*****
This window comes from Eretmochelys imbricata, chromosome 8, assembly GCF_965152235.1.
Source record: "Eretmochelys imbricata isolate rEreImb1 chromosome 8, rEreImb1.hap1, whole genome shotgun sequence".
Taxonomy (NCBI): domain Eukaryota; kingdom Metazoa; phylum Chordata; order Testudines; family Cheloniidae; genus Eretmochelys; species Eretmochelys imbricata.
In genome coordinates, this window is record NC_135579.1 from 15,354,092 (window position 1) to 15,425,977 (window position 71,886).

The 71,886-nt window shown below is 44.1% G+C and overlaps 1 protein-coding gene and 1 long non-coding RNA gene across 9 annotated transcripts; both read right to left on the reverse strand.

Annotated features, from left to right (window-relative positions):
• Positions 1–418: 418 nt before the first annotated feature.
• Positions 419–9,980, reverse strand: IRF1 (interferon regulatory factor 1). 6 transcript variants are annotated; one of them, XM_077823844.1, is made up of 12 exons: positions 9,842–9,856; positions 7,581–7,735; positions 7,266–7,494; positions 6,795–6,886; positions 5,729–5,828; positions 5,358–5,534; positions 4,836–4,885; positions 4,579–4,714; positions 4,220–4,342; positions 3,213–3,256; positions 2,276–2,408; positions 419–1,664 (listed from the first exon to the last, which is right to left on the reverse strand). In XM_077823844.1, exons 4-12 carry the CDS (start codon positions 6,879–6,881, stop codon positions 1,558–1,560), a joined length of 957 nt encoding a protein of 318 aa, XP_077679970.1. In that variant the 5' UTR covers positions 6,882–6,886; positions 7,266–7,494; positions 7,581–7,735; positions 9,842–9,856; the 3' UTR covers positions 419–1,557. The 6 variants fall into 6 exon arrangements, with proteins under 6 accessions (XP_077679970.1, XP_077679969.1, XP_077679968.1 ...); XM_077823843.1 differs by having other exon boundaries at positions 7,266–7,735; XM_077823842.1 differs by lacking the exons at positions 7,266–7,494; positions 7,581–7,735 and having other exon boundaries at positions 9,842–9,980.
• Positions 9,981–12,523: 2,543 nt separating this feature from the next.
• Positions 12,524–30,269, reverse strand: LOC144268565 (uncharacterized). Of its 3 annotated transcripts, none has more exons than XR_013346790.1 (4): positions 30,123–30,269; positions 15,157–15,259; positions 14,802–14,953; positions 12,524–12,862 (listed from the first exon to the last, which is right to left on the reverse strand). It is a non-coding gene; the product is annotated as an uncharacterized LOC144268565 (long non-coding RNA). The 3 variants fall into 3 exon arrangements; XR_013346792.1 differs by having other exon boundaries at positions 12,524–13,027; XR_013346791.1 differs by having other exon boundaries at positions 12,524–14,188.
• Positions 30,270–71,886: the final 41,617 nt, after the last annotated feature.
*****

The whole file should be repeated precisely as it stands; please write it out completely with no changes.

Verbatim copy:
This window comes from Eretmochelys imbricata, chromosome 8, assembly GCF_965152235.1.
Source record: "Eretmochelys imbricata isolate rEreImb1 chromosome 8, rEreImb1.hap1, whole genome shotgun sequence".
Taxonomy (NCBI): domain Eukaryota; kingdom Metazoa; phylum Chordata; order Testudines; family Cheloniidae; genus Eretmochelys; species Eretmochelys imbricata.
In genome coordinates, this window is record NC_135579.1 from 15,354,092 (window position 1) to 15,425,977 (window position 71,886).

The 71,886-nt window shown below is 44.1% G+C and overlaps 1 protein-coding gene and 1 long non-coding RNA gene across 9 annotated transcripts; both read right to left on the reverse strand.

Annotated features, from left to right (window-relative positions):
• Positions 1–418: 418 nt before the first annotated feature.
• Positions 419–9,980, reverse strand: IRF1 (interferon regulatory factor 1). 6 transcript variants are annotated; one of them, XM_077823844.1, is made up of 12 exons: positions 9,842–9,856; positions 7,581–7,735; positions 7,266–7,494; positions 6,795–6,886; positions 5,729–5,828; positions 5,358–5,534; positions 4,836–4,885; positions 4,579–4,714; positions 4,220–4,342; positions 3,213–3,256; positions 2,276–2,408; positions 419–1,664 (listed from the first exon to the last, which is right to left on the reverse strand). In XM_077823844.1, exons 4-12 carry the CDS (start codon positions 6,879–6,881, stop codon positions 1,558–1,560), a joined length of 957 nt encoding a protein of 318 aa, XP_077679970.1. In that variant the 5' UTR covers positions 6,882–6,886; positions 7,266–7,494; positions 7,581–7,735; positions 9,842–9,856; the 3' UTR covers positions 419–1,557. The 6 variants fall into 6 exon arrangements, with proteins under 6 accessions (XP_077679970.1, XP_077679969.1, XP_077679968.1 ...); XM_077823843.1 differs by having other exon boundaries at positions 7,266–7,735; XM_077823842.1 differs by lacking the exons at positions 7,266–7,494; positions 7,581–7,735 and having other exon boundaries at positions 9,842–9,980.
• Positions 9,981–12,523: 2,543 nt separating this feature from the next.
• Positions 12,524–30,269, reverse strand: LOC144268565 (uncharacterized). Of its 3 annotated transcripts, none has more exons than XR_013346790.1 (4): positions 30,123–30,269; positions 15,157–15,259; positions 14,802–14,953; positions 12,524–12,862 (listed from the first exon to the last, which is right to left on the reverse strand). It is a non-coding gene; the product is annotated as an uncharacterized LOC144268565 (long non-coding RNA). The 3 variants fall into 3 exon arrangements; XR_013346792.1 differs by having other exon boundaries at positions 12,524–13,027; XR_013346791.1 differs by having other exon boundaries at positions 12,524–14,188.
• Positions 30,270–71,886: the final 41,617 nt, after the last annotated feature.